PFOA : John 15 :1-8
Read John 15:1-8
BREXIT: To Remain or To Leave? That is the question the British people voted on. Proponents on both sides argued their case vigorously and, towards to voting date, aggressively leading to the death of a Member of Parliament. In the end, the people chose to leave the EU, freeing themselves from some of the restrictive and burdensome rules of being a member of the community, but losing, as a result, some of the benefits of membership.
Disciples of Jesus too face the question, “To Remain or To Leave”. On a daily and continuing basis, they must choose whether to remain in Jesus or not to remain in him.
“I am the vine; you are the branches. If you remain in me and I in you, you will bear much fruit; apart from me you can do nothing.” (John 15:5 NIV).
The grape vine is often used in the Old Testament to represent Israel allegorically. “You brought a vine out of Egypt; you drove out the nations and planted it.” (Ps. 80:8); “Look down from heaven, and see; have regard for this vine,” (Ps. 80:14). Israel had been planted and nurtured by God, but in her unfaithfulness and rebellion had produced wild grapes instead (Isa. 5:2,4).
Now Jesus calls himself the “true vine” (John 15:1), differentiating himself from the old vine of Israel. This new vine, or new Israel, has the life of [the soon to be resurrected] Christ. Branches that are connected to this vine draw life from it, and will flourish and bear fruit. In order for each branch to draw life and nourishment from the vine, it must remain connected to it.
Perhaps one of the disadvantages of the Remain party in the Brexit Referendum is that it is seeking the status quo, to passively “remain” in the EU. In the case of John 15, the more active verb “abide” as used in the KJV and ESV is preferable. There is a sense of participation on the part of Christ’s disciple – he needs to abide, to stay connected, to be faithful.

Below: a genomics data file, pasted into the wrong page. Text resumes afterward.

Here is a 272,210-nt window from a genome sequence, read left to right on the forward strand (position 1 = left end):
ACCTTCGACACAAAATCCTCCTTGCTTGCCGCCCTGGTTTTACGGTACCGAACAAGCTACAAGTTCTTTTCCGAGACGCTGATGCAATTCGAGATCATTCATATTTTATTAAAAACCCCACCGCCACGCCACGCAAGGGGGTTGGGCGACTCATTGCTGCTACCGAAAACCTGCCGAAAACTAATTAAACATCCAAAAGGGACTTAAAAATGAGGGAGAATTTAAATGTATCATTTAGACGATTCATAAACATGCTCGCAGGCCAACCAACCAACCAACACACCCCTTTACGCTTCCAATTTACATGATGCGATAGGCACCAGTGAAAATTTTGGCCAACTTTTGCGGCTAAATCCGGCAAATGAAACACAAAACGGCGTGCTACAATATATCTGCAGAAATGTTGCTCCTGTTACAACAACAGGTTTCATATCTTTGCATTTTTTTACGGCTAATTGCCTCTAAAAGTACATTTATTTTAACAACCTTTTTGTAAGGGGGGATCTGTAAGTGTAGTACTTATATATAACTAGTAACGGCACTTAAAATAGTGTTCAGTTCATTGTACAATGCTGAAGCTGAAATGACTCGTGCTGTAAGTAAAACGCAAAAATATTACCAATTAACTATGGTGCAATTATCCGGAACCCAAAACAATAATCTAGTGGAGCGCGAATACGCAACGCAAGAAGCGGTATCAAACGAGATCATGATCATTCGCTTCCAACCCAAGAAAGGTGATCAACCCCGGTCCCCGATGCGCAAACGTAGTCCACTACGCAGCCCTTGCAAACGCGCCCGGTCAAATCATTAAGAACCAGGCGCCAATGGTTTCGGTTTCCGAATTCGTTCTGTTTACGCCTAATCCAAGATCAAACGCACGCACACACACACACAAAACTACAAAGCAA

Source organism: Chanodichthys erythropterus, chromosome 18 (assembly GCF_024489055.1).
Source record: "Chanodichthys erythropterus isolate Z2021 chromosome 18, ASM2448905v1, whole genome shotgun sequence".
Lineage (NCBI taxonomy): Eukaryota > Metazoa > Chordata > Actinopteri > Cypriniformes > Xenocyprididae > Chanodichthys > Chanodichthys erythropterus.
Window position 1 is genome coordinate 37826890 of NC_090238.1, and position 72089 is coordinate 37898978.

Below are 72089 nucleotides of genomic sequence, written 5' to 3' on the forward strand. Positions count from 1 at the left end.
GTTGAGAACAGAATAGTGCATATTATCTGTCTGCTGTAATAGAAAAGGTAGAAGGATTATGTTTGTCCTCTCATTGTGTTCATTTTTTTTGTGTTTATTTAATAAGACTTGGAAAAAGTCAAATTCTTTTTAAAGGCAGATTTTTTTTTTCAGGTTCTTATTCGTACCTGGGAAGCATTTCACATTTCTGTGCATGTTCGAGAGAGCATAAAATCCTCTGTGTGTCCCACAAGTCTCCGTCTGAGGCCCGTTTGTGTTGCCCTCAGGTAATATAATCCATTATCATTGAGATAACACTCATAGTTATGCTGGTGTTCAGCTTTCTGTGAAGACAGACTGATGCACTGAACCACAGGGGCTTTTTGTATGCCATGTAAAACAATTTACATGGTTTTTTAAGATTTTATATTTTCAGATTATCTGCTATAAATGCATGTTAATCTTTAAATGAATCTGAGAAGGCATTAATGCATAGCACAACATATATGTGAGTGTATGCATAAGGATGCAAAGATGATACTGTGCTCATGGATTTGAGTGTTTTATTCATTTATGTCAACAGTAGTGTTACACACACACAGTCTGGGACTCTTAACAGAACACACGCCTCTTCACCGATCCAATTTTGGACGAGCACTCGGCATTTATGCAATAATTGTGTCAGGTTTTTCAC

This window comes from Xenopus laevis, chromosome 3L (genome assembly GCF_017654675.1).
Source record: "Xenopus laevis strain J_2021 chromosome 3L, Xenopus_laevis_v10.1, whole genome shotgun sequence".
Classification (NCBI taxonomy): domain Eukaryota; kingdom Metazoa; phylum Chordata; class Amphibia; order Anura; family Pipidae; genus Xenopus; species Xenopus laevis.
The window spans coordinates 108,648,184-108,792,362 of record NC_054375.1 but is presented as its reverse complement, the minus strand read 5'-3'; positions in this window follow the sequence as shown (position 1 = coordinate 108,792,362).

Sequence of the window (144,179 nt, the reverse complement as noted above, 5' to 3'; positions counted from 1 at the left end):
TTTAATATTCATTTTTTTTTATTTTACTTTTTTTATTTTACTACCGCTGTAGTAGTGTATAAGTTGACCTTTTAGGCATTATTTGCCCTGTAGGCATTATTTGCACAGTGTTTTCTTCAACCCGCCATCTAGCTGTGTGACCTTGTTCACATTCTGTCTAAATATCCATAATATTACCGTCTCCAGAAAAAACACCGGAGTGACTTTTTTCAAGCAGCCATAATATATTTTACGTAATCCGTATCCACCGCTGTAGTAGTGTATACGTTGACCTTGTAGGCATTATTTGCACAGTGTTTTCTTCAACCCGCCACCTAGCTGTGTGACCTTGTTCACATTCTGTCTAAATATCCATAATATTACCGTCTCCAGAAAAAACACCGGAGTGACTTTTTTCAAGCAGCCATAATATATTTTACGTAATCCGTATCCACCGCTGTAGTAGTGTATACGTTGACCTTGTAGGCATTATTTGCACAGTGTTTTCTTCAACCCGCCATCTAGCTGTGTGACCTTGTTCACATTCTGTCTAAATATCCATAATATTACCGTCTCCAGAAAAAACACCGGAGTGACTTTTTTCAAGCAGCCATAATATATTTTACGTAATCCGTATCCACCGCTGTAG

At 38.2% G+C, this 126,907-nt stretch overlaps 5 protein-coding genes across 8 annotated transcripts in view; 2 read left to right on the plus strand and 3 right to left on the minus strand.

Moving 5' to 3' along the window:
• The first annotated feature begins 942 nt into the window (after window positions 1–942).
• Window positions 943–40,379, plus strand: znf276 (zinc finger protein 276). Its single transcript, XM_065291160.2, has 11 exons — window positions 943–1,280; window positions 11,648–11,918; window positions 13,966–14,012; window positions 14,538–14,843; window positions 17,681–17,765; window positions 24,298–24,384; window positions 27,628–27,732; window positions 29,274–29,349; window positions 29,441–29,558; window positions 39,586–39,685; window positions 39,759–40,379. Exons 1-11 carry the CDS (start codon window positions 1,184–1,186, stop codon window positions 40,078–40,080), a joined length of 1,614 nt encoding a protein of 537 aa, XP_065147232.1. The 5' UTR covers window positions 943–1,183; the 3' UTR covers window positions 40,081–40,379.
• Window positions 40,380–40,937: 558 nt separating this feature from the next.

What Jesus says is that when we abide in Christ, we will bear much fruit. Being vitally connected to the vine means that the branch would receive all the nourishment it needs to be fruitful. What does it mean to bear fruit? Some have suggested that to bear fruit is to win someone to Christ; or to make disciples. Others think it means doing good works; or using one’s spiritual gifts in service.
In the allegory Jesus describes himself as the vine and the disciples as branches of the vine. Winning a new convert or making a disciple is to have a new branch connected or grafted into the vine, disciples are not fruit. On the other hand, others who do not have the life of Christ in them can do good works or acts of service also, so these are not fruit either. The ESV renders v.8 as “By this my Father is glorified, that you bear much fruit and so prove to be my disciples”. Bearing fruit is not the things we do. It is the proof or evidence that we are disciples.
Gal. 5:22,23 tells us what the fruit of the Spirit is and this is the fruit we bear when we have the life of Christ in us. It is what defines the believer, a lifestyle characteristic. Just as the apple is the fruit of the apple tree, so the fruit of the Jesus Vine shows forth the characteristics of Christ. This is what sets believers apart.
Paul said in Galatians “the fruit (singular) of the Spirit is (singular) love, joy, peace, patience, kindness, goodness, faithfulness, gentleness, self-control”. It is one fruit, not a fruit of love, or of joy, etc. You could say this fruit is 9-faceted or 9-dimensional. There is no choosing to develop one dimension and neglecting another. We do not grow in love or patience and continue to lack joy or self-control. We are to bear fruit, bear more fruit (v.2), and bear much fruit (v.5), in every dimension, increasing as we abide.
Vance Pitman sums up this neatly as, “Fruit is the life of Christ in me being lived through me as I abide in him”.
Let us pray for one another, and encourage one another, to remain in Christ so that the life of Christ remains in each of us, and through us the life of Jesus is seen and God is glorified.